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NCAA Bullies North Carolina on Privacy

The North Carolina Legislature voted to approve a “compromise” that seriously harms HB 2, a law that was passed to protect the privacy and safety of women and children in private spaces such as restrooms, locker rooms and changing areas.

The NCAA and other groups used bullying tactics to get the lawmakers to agree to the “deal.” The NCAA threatened to not schedule any tournaments in the state until 2022 if the law was left in place as is.

John Rustin, president of the North Carolina Family Policy Council, one of Family Policy Alliance’s 40 allied groups, was disappointed, but determined.

” House Bill 2 was the strongest bathroom privacy and safety law in the nation,” he said. “We will continue to urge our state lawmakers to stand strong and resist the threats of the NCAA and others who would willingly place our state’s women and children at risk.”

The compromise also drew criticism from groups on the other side of the issue. National LGBT rights group, the Human Rights Campaign and the ACLU of North Carolina opposed it, particularly the language that prevents local communities from passing ordinances for the next four years to regulate private employment practices and businesses.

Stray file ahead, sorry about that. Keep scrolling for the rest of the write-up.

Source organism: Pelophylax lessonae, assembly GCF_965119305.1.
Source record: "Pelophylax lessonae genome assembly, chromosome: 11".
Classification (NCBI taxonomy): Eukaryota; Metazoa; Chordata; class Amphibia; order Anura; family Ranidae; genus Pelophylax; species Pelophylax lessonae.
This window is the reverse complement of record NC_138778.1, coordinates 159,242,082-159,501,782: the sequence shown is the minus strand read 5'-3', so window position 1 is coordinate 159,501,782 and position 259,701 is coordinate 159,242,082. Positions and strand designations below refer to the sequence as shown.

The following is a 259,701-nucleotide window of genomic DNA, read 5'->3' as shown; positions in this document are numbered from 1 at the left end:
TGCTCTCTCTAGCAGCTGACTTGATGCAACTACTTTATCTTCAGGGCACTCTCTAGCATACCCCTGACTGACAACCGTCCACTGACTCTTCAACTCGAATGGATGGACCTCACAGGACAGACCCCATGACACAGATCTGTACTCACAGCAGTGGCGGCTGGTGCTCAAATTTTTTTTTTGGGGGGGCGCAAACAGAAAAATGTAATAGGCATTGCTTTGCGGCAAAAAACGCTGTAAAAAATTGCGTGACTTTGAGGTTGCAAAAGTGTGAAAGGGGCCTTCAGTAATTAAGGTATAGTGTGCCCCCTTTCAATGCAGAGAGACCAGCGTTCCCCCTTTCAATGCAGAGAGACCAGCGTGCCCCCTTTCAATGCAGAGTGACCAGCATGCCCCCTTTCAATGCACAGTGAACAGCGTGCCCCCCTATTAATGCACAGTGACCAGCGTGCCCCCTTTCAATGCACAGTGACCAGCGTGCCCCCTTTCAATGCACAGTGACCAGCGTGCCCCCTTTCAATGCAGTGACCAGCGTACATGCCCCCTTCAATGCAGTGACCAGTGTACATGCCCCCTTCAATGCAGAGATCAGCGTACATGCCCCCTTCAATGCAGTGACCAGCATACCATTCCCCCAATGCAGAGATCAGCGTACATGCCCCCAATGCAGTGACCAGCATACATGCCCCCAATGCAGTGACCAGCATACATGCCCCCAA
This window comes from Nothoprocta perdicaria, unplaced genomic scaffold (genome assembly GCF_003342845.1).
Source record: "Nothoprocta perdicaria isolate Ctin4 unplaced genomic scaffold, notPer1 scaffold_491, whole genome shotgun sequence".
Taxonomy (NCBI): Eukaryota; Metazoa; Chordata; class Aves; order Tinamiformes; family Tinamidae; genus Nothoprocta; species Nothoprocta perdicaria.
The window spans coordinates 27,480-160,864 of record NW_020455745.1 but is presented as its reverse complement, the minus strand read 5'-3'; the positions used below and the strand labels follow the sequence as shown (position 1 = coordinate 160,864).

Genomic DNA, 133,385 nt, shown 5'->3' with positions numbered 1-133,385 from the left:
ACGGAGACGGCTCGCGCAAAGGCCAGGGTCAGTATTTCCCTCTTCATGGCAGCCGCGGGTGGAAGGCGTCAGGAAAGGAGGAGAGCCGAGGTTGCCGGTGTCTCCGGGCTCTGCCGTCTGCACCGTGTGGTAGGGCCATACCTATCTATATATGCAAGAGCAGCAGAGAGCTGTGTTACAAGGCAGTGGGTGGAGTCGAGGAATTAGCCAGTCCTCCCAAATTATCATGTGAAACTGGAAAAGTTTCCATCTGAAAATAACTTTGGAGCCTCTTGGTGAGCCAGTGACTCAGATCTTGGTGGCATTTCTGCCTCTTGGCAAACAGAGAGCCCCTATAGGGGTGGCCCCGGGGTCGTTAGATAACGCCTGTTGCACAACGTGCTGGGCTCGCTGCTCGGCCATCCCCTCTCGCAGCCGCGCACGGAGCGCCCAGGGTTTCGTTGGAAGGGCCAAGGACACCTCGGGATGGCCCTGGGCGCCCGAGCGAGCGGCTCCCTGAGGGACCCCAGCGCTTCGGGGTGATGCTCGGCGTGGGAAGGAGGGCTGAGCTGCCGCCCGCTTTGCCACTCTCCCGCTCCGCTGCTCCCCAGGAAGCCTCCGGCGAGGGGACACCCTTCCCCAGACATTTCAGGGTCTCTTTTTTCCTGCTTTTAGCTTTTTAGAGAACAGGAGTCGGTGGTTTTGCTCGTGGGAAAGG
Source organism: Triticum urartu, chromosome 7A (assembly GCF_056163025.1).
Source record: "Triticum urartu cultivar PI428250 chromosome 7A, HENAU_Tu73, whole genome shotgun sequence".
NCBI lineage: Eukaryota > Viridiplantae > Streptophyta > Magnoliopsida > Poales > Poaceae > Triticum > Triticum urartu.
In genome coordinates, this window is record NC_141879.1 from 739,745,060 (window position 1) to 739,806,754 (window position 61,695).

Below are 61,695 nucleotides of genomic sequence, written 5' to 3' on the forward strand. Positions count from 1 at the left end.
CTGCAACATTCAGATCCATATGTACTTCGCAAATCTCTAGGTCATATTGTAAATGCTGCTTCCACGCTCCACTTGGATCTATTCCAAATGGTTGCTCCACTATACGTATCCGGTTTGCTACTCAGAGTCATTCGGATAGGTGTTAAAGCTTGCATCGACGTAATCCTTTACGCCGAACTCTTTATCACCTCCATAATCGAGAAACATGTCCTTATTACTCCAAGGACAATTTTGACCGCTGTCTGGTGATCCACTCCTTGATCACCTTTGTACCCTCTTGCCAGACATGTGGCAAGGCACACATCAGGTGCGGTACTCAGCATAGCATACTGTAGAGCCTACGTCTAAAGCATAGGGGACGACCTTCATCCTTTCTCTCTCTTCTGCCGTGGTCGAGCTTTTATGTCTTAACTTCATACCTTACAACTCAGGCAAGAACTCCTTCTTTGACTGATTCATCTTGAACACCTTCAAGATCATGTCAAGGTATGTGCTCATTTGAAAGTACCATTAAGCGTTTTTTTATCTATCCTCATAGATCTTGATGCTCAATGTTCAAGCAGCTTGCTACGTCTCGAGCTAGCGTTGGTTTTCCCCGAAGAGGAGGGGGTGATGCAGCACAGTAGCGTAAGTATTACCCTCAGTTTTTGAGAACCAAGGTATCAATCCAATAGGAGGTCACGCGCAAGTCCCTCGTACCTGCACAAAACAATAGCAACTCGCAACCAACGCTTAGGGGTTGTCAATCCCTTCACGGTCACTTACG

”The real tragedy today is that North Carolina legislators voted for the bullying tactics of the NCAA over the privacy and safety of their own citizens who put them in office. They’ve angered both the Right and the Left sides of their constituencies, and no doubt North Carolina voters will remember that in November 2018.”

Texas is now the only state left with a privacy bill working in the works. SB 6 passed the Senate on March 14 and is now waiting for a vote in the House. If any state can stand up to the school yard tactics, it’s Texas.

“We call on the members of the Texas House to now consider the merits of the Texas Privacy Act,” said Jonathan Saenz of Texas Values, “which respects private business while making it clear that boys do not belong in the girls’ room in our public schools.”